Maybe you have a friend that has tried this blogging thing and it doesn’t work. Or do you already have a blog that you have been posting on for months and no traffic or discussion of making money?
You are not alone, whatever your present situation may be on this blogging journey, just squeeze to this post.
So, if you’re stuck wondering, whether you should start a blog or not, or have just started a blog and are not seeing results, I want you to take a deep, deep breath and just relax.
It’s completely normal to not know where your blog is going or to wonder if it will all work out.
I’m not here to bring down your hopes and/or discourage you from blogging. But instead, show you a few realistic expectations from starting a blog and growing it from scratch and show you how a few ways you can cope.
This post we the discuss in three segments
Three harsh truths about why bloggers failed.
Three harsh truths about why bloggers don’t get traffic
Three harsh truths about why bloggers don’t make money.
Once you understand what to expect along the way, you’ll be better prepared to tackle these little obstacles and blog more effectively.
So, let’s begin with a few harsh truths most bloggers fail
Reasons most bloggers failed. (quite)
- Your Mindset Is: I’ll Give This A Try For 3 Months And If It Doesn’t Work I’ll Give Up
To me, this is the #1 reason, bloggers failed. Because with this mindset you’ve already failed.
If that’s where your mindset is, it’s basically like you already gave up.
Because if you put that in your head, you’re already giving yourself that excuse and that reason to give up.
I see so many people doing this.
They give it a go for a few weeks. They post consistently for a little while. They don’t see results right away and they just give up.
After some bunch of months, they repeat the same process. Not seeing sustainable results they quit.
- You lack persistence: when we dey start coming
So many people get really excited to launch their blog and they start posting a few blog posts. They’re not getting any views or maybe they’re getting like 10 views here and there.
And then they feel really disappointed and feel like giving up.
If you’ve posted, say, 3 blog posts or 5 blog posts and you are really disappointed because you’re not getting any views yet, then what you need is more patience.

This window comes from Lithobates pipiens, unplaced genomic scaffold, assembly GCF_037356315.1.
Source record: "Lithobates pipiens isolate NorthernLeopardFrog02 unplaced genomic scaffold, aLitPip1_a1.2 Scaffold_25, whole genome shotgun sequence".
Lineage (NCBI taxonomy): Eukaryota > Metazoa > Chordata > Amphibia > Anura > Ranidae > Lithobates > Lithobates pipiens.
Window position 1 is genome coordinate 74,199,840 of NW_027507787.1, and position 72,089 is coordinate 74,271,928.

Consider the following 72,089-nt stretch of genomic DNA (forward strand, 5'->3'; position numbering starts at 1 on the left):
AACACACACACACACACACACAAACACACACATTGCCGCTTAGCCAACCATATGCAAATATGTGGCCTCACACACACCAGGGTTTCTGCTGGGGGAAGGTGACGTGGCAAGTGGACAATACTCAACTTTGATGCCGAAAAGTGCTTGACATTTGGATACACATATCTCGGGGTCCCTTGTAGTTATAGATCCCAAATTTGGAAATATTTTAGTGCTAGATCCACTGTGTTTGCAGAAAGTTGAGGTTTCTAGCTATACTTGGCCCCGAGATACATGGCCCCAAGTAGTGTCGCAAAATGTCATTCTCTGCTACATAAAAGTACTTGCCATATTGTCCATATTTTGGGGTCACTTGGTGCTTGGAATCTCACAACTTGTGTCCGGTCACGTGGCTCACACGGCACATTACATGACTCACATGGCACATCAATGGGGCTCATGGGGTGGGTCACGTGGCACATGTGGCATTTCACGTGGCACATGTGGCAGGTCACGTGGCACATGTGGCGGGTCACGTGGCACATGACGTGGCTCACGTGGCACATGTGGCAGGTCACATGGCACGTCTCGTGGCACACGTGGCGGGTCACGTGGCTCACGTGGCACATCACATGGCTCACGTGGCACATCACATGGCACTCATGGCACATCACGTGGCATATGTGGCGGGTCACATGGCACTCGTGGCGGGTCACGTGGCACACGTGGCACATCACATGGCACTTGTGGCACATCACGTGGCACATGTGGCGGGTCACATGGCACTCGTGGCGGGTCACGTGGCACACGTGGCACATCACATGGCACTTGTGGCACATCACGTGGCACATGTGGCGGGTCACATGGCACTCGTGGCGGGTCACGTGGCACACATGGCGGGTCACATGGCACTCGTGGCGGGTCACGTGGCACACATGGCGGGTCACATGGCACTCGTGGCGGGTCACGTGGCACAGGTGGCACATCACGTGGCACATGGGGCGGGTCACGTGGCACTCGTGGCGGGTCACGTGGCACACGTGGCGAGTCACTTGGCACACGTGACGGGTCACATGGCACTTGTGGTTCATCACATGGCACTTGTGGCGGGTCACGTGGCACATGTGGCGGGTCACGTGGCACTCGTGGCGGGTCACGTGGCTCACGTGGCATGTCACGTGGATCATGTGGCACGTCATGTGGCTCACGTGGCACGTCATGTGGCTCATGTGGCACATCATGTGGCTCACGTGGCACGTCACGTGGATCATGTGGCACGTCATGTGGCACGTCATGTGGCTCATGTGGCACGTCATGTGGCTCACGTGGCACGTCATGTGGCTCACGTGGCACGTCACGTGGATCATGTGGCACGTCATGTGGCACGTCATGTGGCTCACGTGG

The thing is you need to build quite a big portfolio of blog posts in order to get constant results in time, as in months and years.
In time, this actually happens passively.
You’re going to start getting traffic and earning money passively from your blog, but that takes a long time of working on your blog.
It’s not something that happens after 3 blog posts.
- They stop making research:
Whatever niche you decide to blog in, you need to be on top of things always.
No one was born with that knowledge they write daily, but day to day they keep making research. Reading other blogs,
I read an average of two blog posts daily. You can afford to shoot back and wonder why ideas do not come out. You need to find it, and hustle it
For Instance you are Blogger that teaches young women how to build online businesses that stand out from the norm.”
Aside from this, you will need to constantly research on blogging and business because the rules change every day.
Whether it comes to SEO, traffic, and/or content marketing, it’s good to constantly read and familiarize yourself with this line of work.
The reason most bloggers don’t get traffic
- You’ll have to niche down
Choosing a “niche” is unpalatable for many new bloggers for several reasons.
To begin with, humans are multi-passionate people, and we like to talk about all manner of topics.
Choosing just one thing to blog about for the rest of time can feel restrictive.
That’s why so many new bloggers end up going with a vague “lifestyle blog” and write about ten different, essentially unrelated topics.
For example, I’ve come across so many blogs that write about fashion, recipes, fitness, parenting, and travel all on one site.
But it’s not an effective strategy because:
You’re not positioning yourself as an “expert” in any one field which gives you less credibility.
It’s much harder to build an engaged email list because your subscribers’ interests will be all over the map.